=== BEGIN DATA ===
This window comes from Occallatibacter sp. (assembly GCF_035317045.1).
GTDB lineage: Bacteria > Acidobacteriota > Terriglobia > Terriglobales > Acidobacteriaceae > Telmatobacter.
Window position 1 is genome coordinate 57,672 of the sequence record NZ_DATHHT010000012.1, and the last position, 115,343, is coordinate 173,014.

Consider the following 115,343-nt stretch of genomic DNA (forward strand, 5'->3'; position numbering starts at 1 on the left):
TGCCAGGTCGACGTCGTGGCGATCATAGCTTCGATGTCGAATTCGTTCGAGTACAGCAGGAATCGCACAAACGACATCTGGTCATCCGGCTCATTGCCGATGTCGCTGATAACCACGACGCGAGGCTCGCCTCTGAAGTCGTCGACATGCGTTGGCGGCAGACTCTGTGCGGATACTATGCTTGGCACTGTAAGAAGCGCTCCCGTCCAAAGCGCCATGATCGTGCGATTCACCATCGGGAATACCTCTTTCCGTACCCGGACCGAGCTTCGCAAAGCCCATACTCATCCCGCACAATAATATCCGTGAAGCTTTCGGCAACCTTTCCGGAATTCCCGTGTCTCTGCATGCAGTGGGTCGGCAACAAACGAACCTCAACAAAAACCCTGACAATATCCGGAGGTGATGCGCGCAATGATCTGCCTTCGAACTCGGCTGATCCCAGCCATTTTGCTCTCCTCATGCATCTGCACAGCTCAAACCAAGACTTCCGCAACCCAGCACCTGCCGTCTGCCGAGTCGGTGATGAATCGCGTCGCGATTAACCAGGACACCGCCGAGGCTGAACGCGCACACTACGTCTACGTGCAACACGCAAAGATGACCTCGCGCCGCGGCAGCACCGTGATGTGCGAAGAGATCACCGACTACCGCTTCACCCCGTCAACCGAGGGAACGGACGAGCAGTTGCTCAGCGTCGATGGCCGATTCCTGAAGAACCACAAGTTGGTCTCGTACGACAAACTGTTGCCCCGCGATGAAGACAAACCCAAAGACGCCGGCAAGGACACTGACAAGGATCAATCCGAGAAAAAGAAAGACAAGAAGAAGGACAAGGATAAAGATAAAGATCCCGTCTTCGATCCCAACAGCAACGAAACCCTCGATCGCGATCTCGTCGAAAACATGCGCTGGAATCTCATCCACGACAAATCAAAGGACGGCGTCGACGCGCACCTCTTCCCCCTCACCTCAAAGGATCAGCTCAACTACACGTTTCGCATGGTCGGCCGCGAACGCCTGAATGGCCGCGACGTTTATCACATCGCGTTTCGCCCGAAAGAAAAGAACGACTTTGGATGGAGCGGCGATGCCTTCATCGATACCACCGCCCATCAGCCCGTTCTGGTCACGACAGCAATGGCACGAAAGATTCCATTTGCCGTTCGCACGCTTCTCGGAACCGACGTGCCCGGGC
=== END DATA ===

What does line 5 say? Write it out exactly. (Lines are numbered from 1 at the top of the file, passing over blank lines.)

TGCCAGGTCGACGTCGTGGCGATCATAGCTTCGATGTCGAATTCGTTCGAGTACAGCAGGAATCGCACAAACGACATCTGGTCATCCGGCTCATTGCCGATGTCGCTGATAACCACGACGCGAGGCTCGCCTCTGAAGTCGTCGACATGCGTTGGCGGCAGACTCTGTGCGGATACTATGCTTGGCACTGTAAGAAGCGCTCCCGTCCAAAGCGCCATGATCGTGCGATTCACCATCGGGAATACCTCTTTCCGTACCCGGACCGAGCTTCGCAAAGCCCATACTCATCCCGCACAATAATATCCGTGAAGCTTTCGGCAACCTTTCCGGAATTCCCGTGTCTCTGCATGCAGTGGGTCGGCAACAAACGAACCTCAACAAAAACCCTGACAATATCCGGAGGTGATGCGCGCAATGATCTGCCTTCGAACTCGGCTGATCCCAGCCATTTTGCTCTCCTCATGCATCTGCACAGCTCAAACCAAGACTTCCGCAACCCAGCACCTGCCGTCTGCCGAGTCGGTGATGAATCGCGTCGCGATTAACCAGGACACCGCCGAGGCTGAACGCGCACACTACGTCTACGTGCAACACGCAAAGATGACCTCGCGCCGCGGCAGCACCGTGATGTGCGAAGAGATCACCGACTACCGCTTCACCCCGTCAACCGAGGGAACGGACGAGCAGTTGCTCAGCGTCGATGGCCGATTCCTGAAGAACCACAAGTTGGTCTCGTACGACAAACTGTTGCCCCGCGATGAAGACAAACCCAAAGACGCCGGCAAGGACACTGACAAGGATCAATCCGAGAAAAAGAAAGACAAGAAGAAGGACAAGGATAAAGATAAAGATCCCGTCTTCGATCCCAACAGCAACGAAACCCTCGATCGCGATCTCGTCGAAAACATGCGCTGGAATCTCATCCACGACAAATCAAAGGACGGCGTCGACGCGCACCTCTTCCCCCTCACCTCAAAGGATCAGCTCAACTACACGTTTCGCATGGTCGGCCGCGAACGCCTGAATGGCCGCGACGTTTATCACATCGCGTTTCGCCCGAAAGAAAAGAACGACTTTGGATGGAGCGGCGATGCCTTCATCGATACCACCGCCCATCAGCCCGTTCTGGTCACGACAGCAATGGCACGAAAGATTCCATTTGCCGTTCGCACGCTTCTCGGAACCGACGTGCCCGGGC